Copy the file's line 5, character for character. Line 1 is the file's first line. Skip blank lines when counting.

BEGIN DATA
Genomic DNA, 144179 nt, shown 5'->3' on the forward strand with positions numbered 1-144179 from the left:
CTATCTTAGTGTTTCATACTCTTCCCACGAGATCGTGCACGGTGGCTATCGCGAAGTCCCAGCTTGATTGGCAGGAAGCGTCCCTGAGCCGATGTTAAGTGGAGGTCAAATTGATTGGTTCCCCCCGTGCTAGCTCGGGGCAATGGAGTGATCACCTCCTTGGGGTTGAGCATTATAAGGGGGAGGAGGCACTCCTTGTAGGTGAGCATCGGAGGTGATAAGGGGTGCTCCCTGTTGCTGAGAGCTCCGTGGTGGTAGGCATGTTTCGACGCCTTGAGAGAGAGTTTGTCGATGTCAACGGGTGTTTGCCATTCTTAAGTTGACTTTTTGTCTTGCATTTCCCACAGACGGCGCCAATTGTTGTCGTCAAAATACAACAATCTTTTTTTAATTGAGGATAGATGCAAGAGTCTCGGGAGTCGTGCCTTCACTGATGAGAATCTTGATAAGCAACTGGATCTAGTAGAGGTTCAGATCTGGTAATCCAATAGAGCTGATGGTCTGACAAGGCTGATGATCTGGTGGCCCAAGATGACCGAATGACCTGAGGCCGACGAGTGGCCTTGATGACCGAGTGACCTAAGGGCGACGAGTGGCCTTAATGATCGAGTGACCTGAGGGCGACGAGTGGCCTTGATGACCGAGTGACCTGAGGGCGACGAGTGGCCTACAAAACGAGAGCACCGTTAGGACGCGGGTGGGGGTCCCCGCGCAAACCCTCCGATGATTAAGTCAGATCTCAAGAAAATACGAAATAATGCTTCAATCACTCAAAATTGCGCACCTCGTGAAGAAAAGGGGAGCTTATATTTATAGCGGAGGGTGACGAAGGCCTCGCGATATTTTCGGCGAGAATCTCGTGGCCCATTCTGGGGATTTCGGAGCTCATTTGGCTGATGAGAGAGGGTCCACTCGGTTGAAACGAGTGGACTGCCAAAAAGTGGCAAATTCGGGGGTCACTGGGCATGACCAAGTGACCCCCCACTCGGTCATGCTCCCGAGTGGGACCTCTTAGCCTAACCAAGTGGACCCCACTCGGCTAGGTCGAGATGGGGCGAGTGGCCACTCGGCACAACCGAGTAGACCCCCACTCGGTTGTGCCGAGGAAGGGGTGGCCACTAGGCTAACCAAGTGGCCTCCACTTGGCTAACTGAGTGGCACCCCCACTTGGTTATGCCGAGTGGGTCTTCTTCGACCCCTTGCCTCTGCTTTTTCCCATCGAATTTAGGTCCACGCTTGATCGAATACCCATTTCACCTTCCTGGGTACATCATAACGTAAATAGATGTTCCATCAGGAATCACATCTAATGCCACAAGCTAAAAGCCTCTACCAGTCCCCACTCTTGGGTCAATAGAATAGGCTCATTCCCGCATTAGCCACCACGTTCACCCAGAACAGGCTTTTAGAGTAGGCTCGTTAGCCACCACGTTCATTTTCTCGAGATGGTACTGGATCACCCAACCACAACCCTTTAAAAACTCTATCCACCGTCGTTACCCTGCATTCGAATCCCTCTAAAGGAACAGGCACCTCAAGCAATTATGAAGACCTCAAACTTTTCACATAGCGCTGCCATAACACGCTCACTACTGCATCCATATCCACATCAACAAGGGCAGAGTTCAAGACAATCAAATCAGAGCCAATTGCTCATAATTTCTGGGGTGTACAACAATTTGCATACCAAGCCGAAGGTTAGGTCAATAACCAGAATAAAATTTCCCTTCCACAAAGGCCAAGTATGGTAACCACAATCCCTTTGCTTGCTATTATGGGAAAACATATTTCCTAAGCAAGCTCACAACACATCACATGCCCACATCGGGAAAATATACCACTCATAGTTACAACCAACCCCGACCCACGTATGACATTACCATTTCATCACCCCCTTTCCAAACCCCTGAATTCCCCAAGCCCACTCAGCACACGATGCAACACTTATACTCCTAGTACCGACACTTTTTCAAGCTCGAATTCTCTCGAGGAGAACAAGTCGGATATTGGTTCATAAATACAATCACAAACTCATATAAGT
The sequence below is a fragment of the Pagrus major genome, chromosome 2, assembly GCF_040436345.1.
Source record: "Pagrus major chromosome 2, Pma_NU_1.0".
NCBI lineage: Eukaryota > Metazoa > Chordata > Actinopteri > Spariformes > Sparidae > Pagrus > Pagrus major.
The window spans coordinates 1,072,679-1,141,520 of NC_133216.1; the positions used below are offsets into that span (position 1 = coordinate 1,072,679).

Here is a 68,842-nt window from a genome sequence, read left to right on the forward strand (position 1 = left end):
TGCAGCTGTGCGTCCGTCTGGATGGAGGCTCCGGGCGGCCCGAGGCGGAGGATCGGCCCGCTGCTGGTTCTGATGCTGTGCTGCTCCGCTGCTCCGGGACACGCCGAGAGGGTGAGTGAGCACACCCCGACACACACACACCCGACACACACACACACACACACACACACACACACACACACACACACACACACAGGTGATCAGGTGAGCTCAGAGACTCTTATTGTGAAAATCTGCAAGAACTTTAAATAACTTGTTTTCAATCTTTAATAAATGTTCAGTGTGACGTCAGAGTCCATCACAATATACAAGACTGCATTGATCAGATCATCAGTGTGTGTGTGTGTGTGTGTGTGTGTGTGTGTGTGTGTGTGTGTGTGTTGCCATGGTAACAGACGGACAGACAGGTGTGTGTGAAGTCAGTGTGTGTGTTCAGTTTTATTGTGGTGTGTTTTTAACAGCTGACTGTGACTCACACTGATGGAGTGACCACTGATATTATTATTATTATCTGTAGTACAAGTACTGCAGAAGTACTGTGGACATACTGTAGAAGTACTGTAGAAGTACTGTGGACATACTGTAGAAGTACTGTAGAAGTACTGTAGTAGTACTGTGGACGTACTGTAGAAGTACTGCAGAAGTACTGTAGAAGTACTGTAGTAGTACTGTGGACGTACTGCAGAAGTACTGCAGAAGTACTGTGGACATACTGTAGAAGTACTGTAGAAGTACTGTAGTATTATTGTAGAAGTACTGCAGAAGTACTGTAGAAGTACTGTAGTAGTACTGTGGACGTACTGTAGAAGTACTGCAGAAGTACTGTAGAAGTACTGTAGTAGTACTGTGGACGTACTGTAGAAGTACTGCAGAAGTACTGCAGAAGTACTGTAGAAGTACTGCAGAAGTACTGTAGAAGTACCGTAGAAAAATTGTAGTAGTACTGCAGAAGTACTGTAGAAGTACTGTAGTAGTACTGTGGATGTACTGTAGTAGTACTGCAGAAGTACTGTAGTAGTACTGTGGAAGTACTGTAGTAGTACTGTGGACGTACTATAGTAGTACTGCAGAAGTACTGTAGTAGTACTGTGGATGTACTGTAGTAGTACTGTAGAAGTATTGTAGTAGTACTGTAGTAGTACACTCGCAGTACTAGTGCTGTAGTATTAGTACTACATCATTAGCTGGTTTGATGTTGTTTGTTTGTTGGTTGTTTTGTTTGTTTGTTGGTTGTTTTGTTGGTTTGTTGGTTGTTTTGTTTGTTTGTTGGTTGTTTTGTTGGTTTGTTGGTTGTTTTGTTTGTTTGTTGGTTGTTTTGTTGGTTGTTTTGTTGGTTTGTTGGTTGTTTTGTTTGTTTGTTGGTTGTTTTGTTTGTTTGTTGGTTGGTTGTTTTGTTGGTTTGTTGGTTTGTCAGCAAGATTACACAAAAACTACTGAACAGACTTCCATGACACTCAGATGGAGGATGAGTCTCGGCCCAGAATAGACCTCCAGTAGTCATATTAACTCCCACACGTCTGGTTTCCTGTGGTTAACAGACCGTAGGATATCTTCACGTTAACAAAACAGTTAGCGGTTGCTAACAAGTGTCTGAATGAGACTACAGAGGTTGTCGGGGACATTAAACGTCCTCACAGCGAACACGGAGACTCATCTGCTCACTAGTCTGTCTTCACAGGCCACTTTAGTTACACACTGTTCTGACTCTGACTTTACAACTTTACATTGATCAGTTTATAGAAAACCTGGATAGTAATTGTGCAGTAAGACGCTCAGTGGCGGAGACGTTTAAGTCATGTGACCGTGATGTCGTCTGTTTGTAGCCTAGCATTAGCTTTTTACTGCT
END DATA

NCBI lineage: Eukaryota > Metazoa > Chordata > Actinopteri > Spariformes > Sparidae > Pagrus > Pagrus major.